Each boat load of fans throws their own bash, music drifting from almost every vessel. Think one long, thin tailgate party—or “sailgate” as referred to by one of our neighbors.

The races—back in the day

What do spoons, tulips, hatchets and collars have in common? Oars, of course! Specifically racing oars. From spoons to tulips—common boat oar styles of yesteryear, today’s crew teams use the hatchet style oar.

Adjustable collars on the hatchet oars (positioned near the handles) allow coaches to assess the current skill of the rower, then increase the degree of difficulty as the athlete improves. Moving the collar higher up the oar pushes the boat even farther with each stroke.

Training equipment and techniques today are sophisticated and high tech. Years ago, manual labor jobs often took the place of formal offseason conditioning for our crew teams. And then there’s the shells. No longer wooden, modern day racing craft are made of durable synthetic materials featuring built-in seams so the boats can be disassembled for easy transportation.

Since originating in England on the Thames circa 1600s, the evolution of crew racing to the elite and popular sport we know today is highlighted throughout our history by several distinct mile markers—more than the ever-changing boats, oars and exercise programs. One such mile marker occurred during the Great Depression on these very shores.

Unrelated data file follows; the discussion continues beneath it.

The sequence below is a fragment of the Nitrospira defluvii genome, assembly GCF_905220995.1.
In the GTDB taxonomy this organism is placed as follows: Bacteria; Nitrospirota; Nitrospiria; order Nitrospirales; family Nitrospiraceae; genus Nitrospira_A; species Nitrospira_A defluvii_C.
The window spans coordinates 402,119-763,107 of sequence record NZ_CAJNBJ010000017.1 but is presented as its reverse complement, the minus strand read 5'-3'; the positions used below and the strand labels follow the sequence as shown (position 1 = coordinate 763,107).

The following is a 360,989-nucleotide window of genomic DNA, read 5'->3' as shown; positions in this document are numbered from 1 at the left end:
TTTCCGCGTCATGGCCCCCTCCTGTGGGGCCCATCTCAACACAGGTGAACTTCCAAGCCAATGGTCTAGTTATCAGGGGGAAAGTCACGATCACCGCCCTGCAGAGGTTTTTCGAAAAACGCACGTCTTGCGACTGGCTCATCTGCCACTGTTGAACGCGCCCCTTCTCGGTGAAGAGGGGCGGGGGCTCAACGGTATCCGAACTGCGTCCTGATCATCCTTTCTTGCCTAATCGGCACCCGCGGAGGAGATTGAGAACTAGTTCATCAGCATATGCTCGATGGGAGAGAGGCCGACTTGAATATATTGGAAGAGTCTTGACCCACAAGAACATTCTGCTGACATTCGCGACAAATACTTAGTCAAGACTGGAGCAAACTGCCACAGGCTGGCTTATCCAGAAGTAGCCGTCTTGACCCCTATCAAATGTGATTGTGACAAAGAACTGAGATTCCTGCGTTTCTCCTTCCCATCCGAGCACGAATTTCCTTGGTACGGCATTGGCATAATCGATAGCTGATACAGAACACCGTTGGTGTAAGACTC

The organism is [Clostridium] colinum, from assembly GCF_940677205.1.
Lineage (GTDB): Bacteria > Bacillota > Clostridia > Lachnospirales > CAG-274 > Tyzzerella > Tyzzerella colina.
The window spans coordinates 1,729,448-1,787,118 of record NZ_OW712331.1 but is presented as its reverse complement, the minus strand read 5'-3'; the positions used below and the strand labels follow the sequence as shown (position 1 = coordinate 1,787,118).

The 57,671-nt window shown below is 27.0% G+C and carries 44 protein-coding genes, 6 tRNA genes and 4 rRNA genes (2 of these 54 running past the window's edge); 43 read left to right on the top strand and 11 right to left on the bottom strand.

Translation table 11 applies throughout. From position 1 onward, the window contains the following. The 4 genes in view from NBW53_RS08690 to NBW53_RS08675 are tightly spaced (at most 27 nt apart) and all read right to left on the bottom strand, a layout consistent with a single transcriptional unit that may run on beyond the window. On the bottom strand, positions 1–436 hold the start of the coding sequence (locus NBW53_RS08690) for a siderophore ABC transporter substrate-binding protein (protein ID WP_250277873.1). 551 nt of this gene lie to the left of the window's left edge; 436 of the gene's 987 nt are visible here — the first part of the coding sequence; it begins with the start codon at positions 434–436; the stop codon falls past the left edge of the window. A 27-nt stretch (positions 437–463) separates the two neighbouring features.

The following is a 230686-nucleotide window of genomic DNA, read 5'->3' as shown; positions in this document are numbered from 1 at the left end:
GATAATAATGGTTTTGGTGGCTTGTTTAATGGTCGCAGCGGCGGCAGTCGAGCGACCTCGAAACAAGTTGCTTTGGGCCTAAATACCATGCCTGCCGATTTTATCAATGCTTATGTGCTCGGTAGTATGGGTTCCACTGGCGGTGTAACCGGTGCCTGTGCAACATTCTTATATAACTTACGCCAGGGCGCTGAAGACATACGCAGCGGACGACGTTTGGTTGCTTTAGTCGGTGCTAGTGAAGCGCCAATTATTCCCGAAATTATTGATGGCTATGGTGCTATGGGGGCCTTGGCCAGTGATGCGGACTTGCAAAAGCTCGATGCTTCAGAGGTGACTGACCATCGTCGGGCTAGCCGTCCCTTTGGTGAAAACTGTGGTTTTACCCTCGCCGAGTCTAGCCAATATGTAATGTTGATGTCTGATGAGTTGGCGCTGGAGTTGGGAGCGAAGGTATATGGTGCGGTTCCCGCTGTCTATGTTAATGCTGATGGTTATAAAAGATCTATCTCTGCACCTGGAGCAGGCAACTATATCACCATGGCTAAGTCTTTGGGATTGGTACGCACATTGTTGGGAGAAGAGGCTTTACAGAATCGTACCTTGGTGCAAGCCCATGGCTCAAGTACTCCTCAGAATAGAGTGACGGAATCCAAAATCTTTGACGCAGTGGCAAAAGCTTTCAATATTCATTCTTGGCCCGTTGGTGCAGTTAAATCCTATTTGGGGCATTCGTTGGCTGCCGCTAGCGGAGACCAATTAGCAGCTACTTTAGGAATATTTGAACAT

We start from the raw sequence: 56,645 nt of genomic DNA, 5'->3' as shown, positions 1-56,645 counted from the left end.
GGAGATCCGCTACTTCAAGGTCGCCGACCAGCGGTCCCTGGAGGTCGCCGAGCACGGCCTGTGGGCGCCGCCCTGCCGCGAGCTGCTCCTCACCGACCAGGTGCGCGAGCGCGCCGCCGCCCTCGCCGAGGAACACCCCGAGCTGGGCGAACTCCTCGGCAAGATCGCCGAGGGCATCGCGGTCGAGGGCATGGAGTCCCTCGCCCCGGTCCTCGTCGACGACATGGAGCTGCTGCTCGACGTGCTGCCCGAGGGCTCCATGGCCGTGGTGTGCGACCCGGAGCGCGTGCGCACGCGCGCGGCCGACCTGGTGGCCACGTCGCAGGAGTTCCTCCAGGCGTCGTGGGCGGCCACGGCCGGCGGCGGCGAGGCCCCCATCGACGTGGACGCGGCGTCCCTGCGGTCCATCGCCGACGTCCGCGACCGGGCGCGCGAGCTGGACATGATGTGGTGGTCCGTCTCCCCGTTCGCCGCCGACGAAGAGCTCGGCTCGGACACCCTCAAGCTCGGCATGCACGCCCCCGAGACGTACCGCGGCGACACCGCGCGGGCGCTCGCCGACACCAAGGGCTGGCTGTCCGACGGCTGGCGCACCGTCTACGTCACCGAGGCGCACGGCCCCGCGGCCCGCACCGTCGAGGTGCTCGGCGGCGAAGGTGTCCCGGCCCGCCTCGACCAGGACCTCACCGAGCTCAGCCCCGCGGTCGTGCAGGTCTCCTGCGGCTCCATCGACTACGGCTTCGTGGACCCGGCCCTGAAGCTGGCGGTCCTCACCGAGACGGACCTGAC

A few days after our log boom adventure, we enjoyed a walking tour (on land!) honoring The Boys in the Boat and their famous legacy that came to pass pre-WWII. Led by former Husky women’s crew member Melanie Barstow (the “Boys of 1936” tour creator), we traveled through time from the UW’s currentand very modernConibear Shellhouse to the original ASUW Shellhouse on the water’s edge of the Montlake Cut.

A former Naval facility built in 1918—now on the National Register of Historic Places—this humble structure had a dual purpose. It served as a launch and storage for the UW crew teams, and as a shop for the assembly of the world-famous Pocock Racing shells.

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George Pocock himself created his wooden boats under that roof. If these old floor boards could talk, they would be smiling as they told the very true story of how the Husky men’s varsity crew team came together (in a Pocock shell) to win the gold at the ‘36 Berlin Olympics.

The races—present day

Fast forward to modern times, and this year’s opening day contest. Pardon the reference, but this year’s races—22 total—were akin to singing “Row, Row, Row Your Boat”—one race right after the other.